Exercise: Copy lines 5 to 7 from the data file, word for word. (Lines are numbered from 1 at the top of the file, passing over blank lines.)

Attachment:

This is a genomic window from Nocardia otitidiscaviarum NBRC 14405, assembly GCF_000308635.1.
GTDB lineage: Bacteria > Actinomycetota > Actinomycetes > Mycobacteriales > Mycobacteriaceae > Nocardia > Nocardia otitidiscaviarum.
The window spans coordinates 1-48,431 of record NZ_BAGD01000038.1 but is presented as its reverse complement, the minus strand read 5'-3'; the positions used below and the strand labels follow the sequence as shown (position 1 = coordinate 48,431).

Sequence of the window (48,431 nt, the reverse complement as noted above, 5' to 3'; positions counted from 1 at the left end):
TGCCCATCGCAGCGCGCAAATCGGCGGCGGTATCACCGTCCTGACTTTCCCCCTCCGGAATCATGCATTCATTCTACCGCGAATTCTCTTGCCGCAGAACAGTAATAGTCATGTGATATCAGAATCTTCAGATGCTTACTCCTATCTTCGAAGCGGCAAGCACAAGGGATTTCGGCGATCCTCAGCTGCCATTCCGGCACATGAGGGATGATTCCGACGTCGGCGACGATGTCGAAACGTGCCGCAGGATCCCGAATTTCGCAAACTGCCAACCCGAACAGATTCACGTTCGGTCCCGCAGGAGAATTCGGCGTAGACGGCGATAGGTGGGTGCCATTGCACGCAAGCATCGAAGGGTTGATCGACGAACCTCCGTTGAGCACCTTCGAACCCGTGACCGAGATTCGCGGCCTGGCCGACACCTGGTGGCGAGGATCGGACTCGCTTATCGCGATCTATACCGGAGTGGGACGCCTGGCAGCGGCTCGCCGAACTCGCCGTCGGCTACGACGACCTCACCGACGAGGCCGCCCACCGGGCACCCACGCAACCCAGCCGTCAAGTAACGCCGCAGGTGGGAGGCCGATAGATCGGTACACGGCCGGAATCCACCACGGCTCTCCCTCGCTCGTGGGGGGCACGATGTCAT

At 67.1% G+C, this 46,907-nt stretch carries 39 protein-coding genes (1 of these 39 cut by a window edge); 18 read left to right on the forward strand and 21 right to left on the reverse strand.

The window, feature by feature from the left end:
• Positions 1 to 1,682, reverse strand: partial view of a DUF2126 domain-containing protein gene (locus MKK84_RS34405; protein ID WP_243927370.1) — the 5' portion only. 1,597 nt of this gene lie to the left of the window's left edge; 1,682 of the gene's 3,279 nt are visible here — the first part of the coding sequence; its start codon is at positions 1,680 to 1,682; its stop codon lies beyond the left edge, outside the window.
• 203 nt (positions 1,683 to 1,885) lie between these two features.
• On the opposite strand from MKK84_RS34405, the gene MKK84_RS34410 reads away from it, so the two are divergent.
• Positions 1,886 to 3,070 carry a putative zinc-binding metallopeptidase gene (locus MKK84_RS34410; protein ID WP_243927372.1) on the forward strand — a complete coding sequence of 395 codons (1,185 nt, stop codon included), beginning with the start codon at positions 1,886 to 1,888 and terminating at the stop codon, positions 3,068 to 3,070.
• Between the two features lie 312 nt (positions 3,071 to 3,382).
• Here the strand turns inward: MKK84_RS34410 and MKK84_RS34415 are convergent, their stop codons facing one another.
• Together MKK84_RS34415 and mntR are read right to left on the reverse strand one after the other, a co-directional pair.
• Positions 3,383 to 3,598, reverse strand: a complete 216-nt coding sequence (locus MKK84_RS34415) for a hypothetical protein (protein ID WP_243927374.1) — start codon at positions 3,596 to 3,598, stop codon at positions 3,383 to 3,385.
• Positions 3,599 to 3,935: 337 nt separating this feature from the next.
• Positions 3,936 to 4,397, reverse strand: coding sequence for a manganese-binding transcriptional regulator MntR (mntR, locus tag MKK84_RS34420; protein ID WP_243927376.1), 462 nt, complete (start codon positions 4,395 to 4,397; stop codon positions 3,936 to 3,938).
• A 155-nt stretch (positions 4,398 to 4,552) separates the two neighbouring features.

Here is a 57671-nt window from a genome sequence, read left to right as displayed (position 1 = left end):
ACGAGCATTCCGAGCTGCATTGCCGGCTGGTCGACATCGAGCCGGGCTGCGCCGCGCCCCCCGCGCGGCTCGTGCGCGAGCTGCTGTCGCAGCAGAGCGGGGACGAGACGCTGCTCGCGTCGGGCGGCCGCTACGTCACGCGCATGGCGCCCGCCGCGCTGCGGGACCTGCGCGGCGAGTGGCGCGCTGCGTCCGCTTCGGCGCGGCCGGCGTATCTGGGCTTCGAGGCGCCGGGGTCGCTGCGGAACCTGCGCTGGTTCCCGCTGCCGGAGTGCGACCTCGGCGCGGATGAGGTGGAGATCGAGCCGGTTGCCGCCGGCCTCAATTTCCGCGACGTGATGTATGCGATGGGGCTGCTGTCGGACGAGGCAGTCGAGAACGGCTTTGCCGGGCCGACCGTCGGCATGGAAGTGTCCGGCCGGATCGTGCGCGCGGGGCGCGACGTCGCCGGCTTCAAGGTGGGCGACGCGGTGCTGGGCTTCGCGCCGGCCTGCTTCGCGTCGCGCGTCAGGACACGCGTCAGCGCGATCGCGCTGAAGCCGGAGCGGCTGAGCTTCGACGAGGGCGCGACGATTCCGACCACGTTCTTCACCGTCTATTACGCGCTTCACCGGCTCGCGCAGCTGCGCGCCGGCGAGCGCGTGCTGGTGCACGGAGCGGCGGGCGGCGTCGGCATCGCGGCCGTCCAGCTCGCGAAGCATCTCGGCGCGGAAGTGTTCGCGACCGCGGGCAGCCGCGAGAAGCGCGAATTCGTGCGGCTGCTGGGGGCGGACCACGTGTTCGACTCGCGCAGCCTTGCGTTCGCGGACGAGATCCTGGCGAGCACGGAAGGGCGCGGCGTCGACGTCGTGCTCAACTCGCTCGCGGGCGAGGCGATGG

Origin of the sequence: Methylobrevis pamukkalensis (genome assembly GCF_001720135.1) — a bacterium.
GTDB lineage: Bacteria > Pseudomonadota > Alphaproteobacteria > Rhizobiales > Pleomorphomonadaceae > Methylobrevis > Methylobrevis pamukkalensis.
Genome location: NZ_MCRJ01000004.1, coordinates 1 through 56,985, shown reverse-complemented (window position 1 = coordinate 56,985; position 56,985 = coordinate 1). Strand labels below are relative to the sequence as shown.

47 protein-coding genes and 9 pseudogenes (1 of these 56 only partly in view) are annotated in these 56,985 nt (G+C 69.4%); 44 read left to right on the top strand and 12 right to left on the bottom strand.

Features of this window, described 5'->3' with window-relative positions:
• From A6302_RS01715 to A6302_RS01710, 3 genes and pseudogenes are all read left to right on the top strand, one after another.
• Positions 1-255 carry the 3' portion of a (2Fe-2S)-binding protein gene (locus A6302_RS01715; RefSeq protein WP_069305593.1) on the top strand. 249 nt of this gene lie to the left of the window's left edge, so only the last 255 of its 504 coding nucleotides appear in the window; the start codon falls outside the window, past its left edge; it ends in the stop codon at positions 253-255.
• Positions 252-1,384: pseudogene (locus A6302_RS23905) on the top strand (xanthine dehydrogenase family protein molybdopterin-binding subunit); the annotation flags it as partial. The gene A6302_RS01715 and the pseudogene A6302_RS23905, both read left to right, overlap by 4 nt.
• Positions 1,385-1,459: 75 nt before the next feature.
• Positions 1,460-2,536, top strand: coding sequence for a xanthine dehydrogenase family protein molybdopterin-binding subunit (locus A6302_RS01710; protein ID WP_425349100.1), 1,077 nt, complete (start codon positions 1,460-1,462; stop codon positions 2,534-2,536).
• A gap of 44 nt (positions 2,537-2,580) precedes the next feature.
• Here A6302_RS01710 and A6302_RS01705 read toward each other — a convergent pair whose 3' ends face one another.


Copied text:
TGCCCATCGCAGCGCGCAAATCGGCGGCGGTATCACCGTCCTGACTTTCCCCCTCCGGAATCATGCATTCATTCTACCGCGAATTCTCTTGCCGCAGAACAGTAATAGTCATGTGATATCAGAATCTTCAGATGCTTACTCCTATCTTCGAAGCGGCAAGCACAAGGGATTTCGGCGATCCTCAGCTGCCATTCCGGCACATGAGGGATGATTCCGACGTCGGCGACGATGTCGAAACGTGCCGCAGGATCCCGAATTTCGCAAACTGCCAACCCGAACAGATTCACGTTCGGTCCCGCAGGAGAATTCGGCGTAGACGGCGATAGGTGGGTGCCATTGCACGCAAGCATCGAAGGGTTGATCGACGAACCTCCGTTGAGCACCTTCGAACCCGTGACCGAGATTCGCGGCCTGGCCGACACCTGGTGGCGAGGATCGGACTCGCTTATCGCGATCTATACCGGAGTGGGACGCCTGGCAGCGGCTCGCCGAACTCGCCGTCGGCTACGACGACCTCACCGACGAGGCCGCCCACCGGGCACCCACGCAACCCAGCCGTCAAGTAACGCCGCAGGTGGGAGGCCGATAGATCGGTACACGGCCGGAATCCACCACGGCTCTCCCTCGCTCGTGGGGGGCACGATGTCAT

At 67.1% G+C, this 46,907-nt stretch carries 39 protein-coding genes (1 of these 39 cut by a window edge); 18 read left to right on the forward strand and 21 right to left on the reverse strand.

The window, feature by feature from the left end: